Skip To Content
Get Our Newsletter
JEWISH. INDEPENDENT. NONPROFIT.

Support the Forward

Funded by readers like you DonateSubscribe
The Schmooze

‘Live Long and Prosper’: The Jewish History of Mr. Spock

Getty Images

EDITOR’S NOTE: Leonard Nimoy, most famous for playing Mr. Spock on ‘Star Trek,’ has passed away at the age of 83. Here’s how he came up with the hand gesture that made him famous.

Who could forget Mr. Spock’s trademark hand sign on “Star Trek”? It turns out that the distinctive salute was based on the Hebrew letter shin.

That’s the story behind the gesture, says Leonard Nimoy, who played the half-human, half-Vulcan character for decades in the various TV and film incarnations of “Star Trek.”

In a 2011 appearance at a synagogue in Maryland, Nimoy recalled explaining the need for a special greeting for the character. “Humans shake hands. Asian people bow to each other … What do Vulcans do?” he remembered asking a director.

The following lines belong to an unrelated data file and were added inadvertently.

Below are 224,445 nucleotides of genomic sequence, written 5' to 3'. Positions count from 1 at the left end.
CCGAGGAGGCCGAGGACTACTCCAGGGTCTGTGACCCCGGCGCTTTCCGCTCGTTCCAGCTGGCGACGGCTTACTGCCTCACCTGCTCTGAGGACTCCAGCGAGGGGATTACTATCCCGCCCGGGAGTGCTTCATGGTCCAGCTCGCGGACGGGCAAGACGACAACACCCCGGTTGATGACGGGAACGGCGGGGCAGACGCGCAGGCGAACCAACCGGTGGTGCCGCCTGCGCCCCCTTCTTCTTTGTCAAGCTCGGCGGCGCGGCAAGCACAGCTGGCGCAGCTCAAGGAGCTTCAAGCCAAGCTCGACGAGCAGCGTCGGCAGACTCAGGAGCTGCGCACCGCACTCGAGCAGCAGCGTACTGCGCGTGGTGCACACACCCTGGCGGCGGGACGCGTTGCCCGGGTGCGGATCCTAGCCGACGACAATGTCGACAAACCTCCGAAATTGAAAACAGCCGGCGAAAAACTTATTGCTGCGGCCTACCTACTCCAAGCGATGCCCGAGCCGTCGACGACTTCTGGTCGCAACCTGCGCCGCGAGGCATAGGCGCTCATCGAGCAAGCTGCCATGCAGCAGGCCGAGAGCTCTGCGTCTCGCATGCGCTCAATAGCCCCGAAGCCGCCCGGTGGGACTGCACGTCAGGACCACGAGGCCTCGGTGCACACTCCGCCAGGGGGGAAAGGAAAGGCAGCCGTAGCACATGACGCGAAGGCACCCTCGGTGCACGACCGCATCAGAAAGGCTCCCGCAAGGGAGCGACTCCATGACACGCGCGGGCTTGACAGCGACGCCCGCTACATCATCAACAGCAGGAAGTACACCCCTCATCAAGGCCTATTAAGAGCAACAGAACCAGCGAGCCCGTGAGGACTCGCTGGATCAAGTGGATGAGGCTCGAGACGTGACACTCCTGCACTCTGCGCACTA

With the show’s approval, Nimoy developed the instantly recognizable hand symbol, which was inspired by a High Holiday service at his childhood synagogue in Boston.

The actor said his most famous character, as a mixed-species outsider, had something in common with his co-religionists. “The Jews were a minority … I knew what it was like to be the other in that culture, and therefore I could bring that quality to the Spock character,” he said.

Watch Leonard Nimoy explain the Jewish history behind Spock in an interview for the Yiddish Book Center’s Wexler Oral History Project:

Engage

  • SHARE YOUR FEEDBACK

  • UPCOMING EVENT

    NY-12 Candidate Forum

    THE TEMPLE EMANU-EL STREICKER CENTER and Virtual

    Aug 10, 2022

    7 pm ET · 

    Will the last Jew left in New York’s congressional delegation be reelected? Will New York’s senior congresswoman receive another term? Or will one of the newcomers upend Manhattan politics?

Republish This Story

Please read before republishing

We’re happy to make this story available to republish for free under an Attribution-Non Commercial-No Derivatives Creative Commons license as long as you follow our republishing guidelines, which require that you credit Foward and retain our pixel. See our full guidelines for more information.

To republish, copy the HTML, which includes our tracking pixel, all paragraph styles and hyperlinks, the author byline, and credit to the Foward. Have questions? Please email us at editorial@forward.com.

We don't support Internet Explorer

Please use Chrome, Safari, Firefox, or Edge to view this site.